the Hoysalas: brigand chiefs who became kings

In my last post I told you that all the public walls of Bangalore are painted over with scenes of ruins of our historical monuments, and larger-than-hoarding depictions of our beasts and birds and beaches. I am sitting in the Cafe Coffee Day by the highway at Hirisave, a hundred and ten kilometers west of Bangalore, and I see that the exhortations in Bangalore to celebrate the past of Karnataka are succeeding, and Bangalore is emptying itself this Christmas weekend, and in the process local tourism is shaking off a sluggish year. I am on my way from Hassan to Bangalore, and though it was the other lane that was full, and my lane was free, I am cross, because the cars from the other lane were spilling to ours and surging into us and drove us off the road a few times. Two fresh accidents were proof of the risk, but the sight of them was affecting no one.

This cafe is normally two tables full, but when we came in today only one table was free, with the leftovers from the last party littered on it. Brown and chocolate cake were smeared on the couches and the cushions, and fliers lay about, selling New Year celebrations at the Serai in Chikmagalur. The floor was full of crumbs and I kicked around to tidy it a little, and saw that cake crumbs are stubborn—they stay put or they stick to the shoe.

The tourists who have filled this cafe and the highway are headed to the ghats, to rest there among the quiet coffee, and to trek into the forests, there to turn inward; none may miss a visit to the monuments built by the Hoysala dynasty over four centuries, beginning tenth century, AD.

The Hoysalas began as men of the hills, of the thick jungles that matted the hills. They were virile, industrious, fired by a vitality that their environs imparted to them—qualities which they put to use to prey on traders carrying merchandise to the plains from the sea, or offer the traders protection against other forest brigands. Their other profitable occupation was to swoop down to the plains on marauding excursions, and bring home pillaged grain and stolen women.

Then, as now, these plains were irrigated by small reservoirs. Every few minutes on the road on these plains you notice a reservoir, which have provided water for centuries, to peasants under the Hoysalas, under the Turks, under the Vijayanagar kings, under British rule, and now to peasants in our socialist democratic republic. The plains were created by clearing the plateau of trees, and at the time we are discussing now, the clearing covered areas of today’s districts of Hassan, Mysore, and Tumkur.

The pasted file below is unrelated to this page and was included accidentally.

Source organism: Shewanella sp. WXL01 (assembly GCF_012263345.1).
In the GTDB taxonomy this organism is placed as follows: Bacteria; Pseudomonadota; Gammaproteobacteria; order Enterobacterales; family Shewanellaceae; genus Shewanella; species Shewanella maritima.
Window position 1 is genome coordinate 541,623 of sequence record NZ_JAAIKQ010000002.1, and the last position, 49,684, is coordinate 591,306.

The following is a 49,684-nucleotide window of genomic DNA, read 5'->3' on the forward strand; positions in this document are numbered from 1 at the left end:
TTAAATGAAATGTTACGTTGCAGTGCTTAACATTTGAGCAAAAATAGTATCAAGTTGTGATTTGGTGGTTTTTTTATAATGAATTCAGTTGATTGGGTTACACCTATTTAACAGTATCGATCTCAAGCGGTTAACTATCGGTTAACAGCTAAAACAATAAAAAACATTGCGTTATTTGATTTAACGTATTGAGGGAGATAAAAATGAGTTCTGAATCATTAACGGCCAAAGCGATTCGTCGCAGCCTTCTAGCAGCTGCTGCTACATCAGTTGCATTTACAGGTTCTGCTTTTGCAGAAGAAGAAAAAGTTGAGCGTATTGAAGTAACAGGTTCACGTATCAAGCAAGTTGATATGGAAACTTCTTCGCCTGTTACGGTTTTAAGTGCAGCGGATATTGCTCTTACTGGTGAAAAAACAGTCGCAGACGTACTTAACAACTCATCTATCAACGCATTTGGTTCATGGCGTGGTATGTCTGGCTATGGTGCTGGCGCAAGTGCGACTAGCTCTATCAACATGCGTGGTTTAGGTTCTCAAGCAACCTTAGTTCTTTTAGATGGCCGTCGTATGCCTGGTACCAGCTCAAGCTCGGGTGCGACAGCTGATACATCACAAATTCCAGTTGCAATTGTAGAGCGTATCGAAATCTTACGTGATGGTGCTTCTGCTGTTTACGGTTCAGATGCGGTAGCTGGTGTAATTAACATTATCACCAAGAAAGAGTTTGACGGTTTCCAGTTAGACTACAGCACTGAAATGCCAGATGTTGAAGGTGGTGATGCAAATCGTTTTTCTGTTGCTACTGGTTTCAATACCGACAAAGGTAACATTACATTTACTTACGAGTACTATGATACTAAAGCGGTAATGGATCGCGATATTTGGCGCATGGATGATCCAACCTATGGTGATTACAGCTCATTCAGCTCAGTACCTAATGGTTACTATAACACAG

click to enlarge…In time, the plainsmen began to employ the hill-folk for protection of plainsmen from plainsmen in dispute, or for protection from man-eating tigers and leopards. They began to civilize a little, and came under the influence of Jain preachers. In the meantime, they began also to feel the need for protection for themselves, on account of uncertainties spawned by the wars between the northern and southern and eastern kingdoms. The fittest among the brigand chiefs emerged their leader, and the brigand-turned-ruler began to collect taxes from the plains—the brigand had become king.

It was a favorable time for the king who'd just begun his career. There appeared a period of calm when the surrounding kingdoms did not pose much trouble, and lesser kings offered their daughters in marriage. In that time of calm he consolidated a kingdom, and, shortly after, became a feudatory of the Chalukyas who ruled north of him.

Thus did the brigand chiefs from the Western Ghats rise to kingship. Just then, in the mid-East, the golden age of Islam had commenced, and the Turks had directed their ambitions eastward to India, and had begun a march that would in four centuries bring them to the Hoysala. In those four centuries, the Hoysalas would extend their kingdom to cover much of the peninsula, wrest sovereignty from the Chalukyas, change their faith from Jainism to Vaishnavite Hinduism, reach glorious heights in art and architecture and literature.

The Turks would go over treacherous mountain-passes to the northern plains of India; they would conquer Delhi and turn southward and come over the Sahyadri mountains to the Deccan plateau, and subdue the feuding southern kingdoms. The last Hoysala would fall to the Turk.

Today, we have only the temples from that time, apart from a public bath, some basic structures, and many tall stone-tablets (virgals) that are the records of the time. The virgals are in temples and also in remote places in the plains and in the jungles, across the vast stretch of the old kingdom, where they stand alone, bearing their fading stories on them. The temples are unarguably superb achievements, not so much for scale as for craftsmanship. But there is not one palace that has survived, not one house of a nobleman, or merchant, or commoner. Was there a secretariat? There isn’t a sign of it. Only the temples exist.

That is where they are headed, all these tourists.
Here's the blog of a young backpacker who has often been to the places of the Hoysalas.

Also, Payaniga's Belur photo.

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